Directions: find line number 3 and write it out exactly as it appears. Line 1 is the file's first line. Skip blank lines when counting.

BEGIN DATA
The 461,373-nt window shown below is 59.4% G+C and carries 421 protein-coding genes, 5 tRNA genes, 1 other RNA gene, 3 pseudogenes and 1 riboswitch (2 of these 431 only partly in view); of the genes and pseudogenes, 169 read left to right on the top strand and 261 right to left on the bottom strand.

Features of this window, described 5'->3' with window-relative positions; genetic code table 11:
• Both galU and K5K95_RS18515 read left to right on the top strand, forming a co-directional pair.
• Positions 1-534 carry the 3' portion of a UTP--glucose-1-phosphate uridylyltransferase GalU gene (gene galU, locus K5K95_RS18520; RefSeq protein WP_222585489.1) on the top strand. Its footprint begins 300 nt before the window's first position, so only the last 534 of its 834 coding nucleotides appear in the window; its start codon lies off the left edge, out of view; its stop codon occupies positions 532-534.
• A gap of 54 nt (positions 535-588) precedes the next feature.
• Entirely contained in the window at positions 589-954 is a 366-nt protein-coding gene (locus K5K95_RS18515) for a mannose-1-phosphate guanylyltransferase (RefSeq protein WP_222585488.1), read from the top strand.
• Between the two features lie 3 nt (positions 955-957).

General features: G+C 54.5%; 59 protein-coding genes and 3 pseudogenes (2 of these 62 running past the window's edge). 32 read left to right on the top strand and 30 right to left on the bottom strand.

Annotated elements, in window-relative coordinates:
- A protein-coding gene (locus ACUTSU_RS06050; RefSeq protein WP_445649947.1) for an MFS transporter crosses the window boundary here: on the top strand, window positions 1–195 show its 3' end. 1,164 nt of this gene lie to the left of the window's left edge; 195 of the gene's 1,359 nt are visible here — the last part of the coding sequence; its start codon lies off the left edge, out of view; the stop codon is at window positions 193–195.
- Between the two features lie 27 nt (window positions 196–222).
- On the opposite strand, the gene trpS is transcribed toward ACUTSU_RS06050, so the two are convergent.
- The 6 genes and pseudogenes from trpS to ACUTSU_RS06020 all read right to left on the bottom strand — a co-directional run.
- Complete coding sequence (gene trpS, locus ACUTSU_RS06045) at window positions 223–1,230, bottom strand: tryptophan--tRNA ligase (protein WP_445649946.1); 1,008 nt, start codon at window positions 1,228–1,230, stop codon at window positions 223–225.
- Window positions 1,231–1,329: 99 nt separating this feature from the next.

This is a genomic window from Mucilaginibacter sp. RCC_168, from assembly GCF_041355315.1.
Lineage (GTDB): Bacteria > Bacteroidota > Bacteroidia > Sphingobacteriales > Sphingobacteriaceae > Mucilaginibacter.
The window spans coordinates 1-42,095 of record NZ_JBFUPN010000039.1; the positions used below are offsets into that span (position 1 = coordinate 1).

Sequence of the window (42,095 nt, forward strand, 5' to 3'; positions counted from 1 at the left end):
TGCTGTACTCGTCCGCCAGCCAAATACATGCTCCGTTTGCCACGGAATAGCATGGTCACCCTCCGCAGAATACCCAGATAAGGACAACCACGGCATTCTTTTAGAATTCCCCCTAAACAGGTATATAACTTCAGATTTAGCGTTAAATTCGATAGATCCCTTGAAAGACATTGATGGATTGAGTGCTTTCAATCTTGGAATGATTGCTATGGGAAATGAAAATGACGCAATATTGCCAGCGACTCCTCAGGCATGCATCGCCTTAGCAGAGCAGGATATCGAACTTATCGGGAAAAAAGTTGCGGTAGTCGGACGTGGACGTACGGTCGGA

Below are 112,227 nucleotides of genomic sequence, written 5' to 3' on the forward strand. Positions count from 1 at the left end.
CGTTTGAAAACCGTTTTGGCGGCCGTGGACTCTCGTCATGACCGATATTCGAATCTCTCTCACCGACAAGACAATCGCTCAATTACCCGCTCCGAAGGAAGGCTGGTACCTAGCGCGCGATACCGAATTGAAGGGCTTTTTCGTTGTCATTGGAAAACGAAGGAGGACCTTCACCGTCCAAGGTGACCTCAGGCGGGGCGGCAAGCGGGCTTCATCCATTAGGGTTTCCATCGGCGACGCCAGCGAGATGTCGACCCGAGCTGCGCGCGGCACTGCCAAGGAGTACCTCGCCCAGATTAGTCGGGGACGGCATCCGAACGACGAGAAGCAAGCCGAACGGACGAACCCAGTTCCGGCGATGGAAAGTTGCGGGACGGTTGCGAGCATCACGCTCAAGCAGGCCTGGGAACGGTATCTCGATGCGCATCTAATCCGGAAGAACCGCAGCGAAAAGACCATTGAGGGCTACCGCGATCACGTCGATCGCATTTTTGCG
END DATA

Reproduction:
• Both galU and K5K95_RS18515 read left to right on the top strand, forming a co-directional pair.